Identity, Self-Loathing, and the NeoColonial Condition: Patrick McCabe's The Butcher Boy
Critique: Studies in Contemporary Fiction
Taylor & Francis
First page number:
Last page number:
Patrick McCabe's novel is set in a small Irish town at the beginning of the 1960s, a turbulent time in the world at large (as references to the Cuban Missile Crisis and potential nuclear war underscore) and more specifically in neocolonial Ireland.1 The departure of the colonizer leads to a state of indeterminacy that is dictated by two conflicting impulses: to embrace the tenuous promise of prosperity left in the wake of the colonizer, or to “imagine” a unified past and reclaim a necessarily idealized “identity.” The struggles of Francie Brady in The Butcher Boy invoke both neocolonial Ireland's anguished residual relationship with the colonizer and its search for nationhood. Francie's ambivalent relationship with the community, his search for identity, his lack of a sense of history combined with an idealization of the past, his fascination with the life led by the Nugents as adopters and representatives of dominant culture values, and finally his own self-loathing all mirror the country's neocolonial condition. McCabe's novel, in effect, attempts to stretch neocolonial discourse to its limits, calling into question both notions of nationhood and cultural hybridity.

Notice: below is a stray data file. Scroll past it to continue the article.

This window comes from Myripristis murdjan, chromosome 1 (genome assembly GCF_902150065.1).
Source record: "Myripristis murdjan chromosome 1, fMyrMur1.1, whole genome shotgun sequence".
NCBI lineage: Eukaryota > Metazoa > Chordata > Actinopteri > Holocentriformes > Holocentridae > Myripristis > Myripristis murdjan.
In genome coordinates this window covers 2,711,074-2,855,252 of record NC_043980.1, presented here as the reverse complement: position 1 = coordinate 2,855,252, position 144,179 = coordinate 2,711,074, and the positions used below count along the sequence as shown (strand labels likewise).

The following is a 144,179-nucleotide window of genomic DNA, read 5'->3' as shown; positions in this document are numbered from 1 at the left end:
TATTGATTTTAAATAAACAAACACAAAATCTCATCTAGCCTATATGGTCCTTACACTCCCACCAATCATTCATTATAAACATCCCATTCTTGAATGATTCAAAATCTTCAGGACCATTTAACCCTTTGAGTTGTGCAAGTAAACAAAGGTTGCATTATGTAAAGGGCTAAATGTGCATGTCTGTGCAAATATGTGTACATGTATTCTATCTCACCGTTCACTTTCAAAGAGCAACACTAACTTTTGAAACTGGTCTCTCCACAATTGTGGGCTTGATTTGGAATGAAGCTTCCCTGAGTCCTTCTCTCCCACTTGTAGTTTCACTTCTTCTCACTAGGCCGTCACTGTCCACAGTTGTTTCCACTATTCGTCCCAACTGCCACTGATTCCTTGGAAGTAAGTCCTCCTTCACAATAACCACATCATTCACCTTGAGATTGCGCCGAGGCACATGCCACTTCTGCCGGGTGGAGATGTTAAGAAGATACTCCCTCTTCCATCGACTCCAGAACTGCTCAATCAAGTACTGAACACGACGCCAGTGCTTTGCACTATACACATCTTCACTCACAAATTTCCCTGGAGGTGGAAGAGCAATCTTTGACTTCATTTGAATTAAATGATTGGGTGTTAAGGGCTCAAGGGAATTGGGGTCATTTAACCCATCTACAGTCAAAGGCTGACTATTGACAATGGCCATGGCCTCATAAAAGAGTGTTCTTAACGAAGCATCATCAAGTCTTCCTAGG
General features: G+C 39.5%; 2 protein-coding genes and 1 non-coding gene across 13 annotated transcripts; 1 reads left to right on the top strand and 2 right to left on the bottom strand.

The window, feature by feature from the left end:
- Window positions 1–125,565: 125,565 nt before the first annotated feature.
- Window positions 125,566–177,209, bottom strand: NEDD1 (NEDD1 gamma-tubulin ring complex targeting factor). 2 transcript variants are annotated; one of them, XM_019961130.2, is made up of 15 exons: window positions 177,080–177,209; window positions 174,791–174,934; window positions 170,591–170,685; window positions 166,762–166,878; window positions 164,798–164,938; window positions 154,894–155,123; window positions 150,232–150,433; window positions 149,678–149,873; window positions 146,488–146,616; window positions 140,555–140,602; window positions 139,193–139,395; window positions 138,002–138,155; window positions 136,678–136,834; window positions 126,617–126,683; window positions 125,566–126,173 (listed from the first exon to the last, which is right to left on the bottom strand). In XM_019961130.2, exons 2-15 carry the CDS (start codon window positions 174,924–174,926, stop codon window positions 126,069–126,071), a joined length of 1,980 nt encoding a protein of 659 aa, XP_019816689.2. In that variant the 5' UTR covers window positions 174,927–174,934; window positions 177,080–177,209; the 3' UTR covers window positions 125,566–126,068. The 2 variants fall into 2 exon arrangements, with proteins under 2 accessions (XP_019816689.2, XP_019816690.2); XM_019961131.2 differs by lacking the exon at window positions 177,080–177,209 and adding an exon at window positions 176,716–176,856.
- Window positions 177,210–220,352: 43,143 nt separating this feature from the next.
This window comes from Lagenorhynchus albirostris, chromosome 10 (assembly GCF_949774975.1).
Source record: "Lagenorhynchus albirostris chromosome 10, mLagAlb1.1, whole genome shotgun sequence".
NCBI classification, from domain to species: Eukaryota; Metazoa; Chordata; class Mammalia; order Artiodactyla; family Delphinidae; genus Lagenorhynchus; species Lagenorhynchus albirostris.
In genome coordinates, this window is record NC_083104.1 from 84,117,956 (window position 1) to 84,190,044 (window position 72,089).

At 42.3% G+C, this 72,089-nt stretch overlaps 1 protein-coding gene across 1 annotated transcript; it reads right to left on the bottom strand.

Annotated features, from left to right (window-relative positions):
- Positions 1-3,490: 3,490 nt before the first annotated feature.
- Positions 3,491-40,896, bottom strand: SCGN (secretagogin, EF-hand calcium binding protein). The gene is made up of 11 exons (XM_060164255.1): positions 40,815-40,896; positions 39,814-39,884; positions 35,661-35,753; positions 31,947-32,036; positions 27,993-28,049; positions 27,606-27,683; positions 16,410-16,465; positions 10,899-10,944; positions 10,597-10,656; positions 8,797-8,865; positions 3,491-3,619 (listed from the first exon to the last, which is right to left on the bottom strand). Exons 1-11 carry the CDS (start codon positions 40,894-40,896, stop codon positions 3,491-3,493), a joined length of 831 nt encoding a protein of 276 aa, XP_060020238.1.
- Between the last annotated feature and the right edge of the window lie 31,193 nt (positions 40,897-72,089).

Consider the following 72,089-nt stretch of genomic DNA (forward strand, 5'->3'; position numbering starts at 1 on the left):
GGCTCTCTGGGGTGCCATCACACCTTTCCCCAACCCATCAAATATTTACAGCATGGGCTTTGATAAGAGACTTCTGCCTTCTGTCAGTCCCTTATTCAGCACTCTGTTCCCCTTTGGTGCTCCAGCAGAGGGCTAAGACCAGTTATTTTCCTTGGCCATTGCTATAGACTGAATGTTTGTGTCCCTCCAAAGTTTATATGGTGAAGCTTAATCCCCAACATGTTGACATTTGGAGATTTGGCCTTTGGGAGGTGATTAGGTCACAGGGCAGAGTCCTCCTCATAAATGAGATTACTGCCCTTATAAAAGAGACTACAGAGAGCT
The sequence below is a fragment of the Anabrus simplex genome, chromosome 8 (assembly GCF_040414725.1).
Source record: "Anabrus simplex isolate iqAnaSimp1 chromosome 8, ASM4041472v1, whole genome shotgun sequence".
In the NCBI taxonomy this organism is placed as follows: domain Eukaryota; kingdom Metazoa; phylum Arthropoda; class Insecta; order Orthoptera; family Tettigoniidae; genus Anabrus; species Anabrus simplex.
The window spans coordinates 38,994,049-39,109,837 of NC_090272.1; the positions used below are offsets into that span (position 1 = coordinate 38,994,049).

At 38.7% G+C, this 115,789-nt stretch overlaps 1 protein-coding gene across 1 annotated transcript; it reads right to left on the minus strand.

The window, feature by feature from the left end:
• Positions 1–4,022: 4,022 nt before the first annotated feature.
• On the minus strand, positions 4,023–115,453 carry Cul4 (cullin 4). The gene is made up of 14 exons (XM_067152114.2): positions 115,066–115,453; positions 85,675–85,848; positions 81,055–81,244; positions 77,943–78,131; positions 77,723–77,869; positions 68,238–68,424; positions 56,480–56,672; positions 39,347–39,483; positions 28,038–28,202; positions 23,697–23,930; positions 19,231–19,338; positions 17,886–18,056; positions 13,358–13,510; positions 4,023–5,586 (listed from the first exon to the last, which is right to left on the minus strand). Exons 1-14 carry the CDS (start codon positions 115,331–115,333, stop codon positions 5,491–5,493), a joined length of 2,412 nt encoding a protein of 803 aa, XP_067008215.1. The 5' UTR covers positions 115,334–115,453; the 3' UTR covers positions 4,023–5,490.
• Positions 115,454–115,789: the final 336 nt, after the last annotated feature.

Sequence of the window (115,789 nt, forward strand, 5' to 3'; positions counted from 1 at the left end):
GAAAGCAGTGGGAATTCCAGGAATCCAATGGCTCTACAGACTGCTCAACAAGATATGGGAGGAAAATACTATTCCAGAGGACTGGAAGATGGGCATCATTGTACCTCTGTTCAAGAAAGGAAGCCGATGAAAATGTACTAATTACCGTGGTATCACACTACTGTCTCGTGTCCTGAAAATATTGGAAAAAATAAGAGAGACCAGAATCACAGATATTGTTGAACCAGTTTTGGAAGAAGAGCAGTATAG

Postcolonialism in literature
English Language and Literature
IN COPYRIGHT. For more information about this rights statement, please visit http://rightsstatements.org/vocab/InC/1.0/
Identity, Self-Loathing, and the NeoColonial Condition: Patrick McCabe's The Butcher Boy.
Critique: Studies in Contemporary Fiction, 44(2),
Taylor & Francis.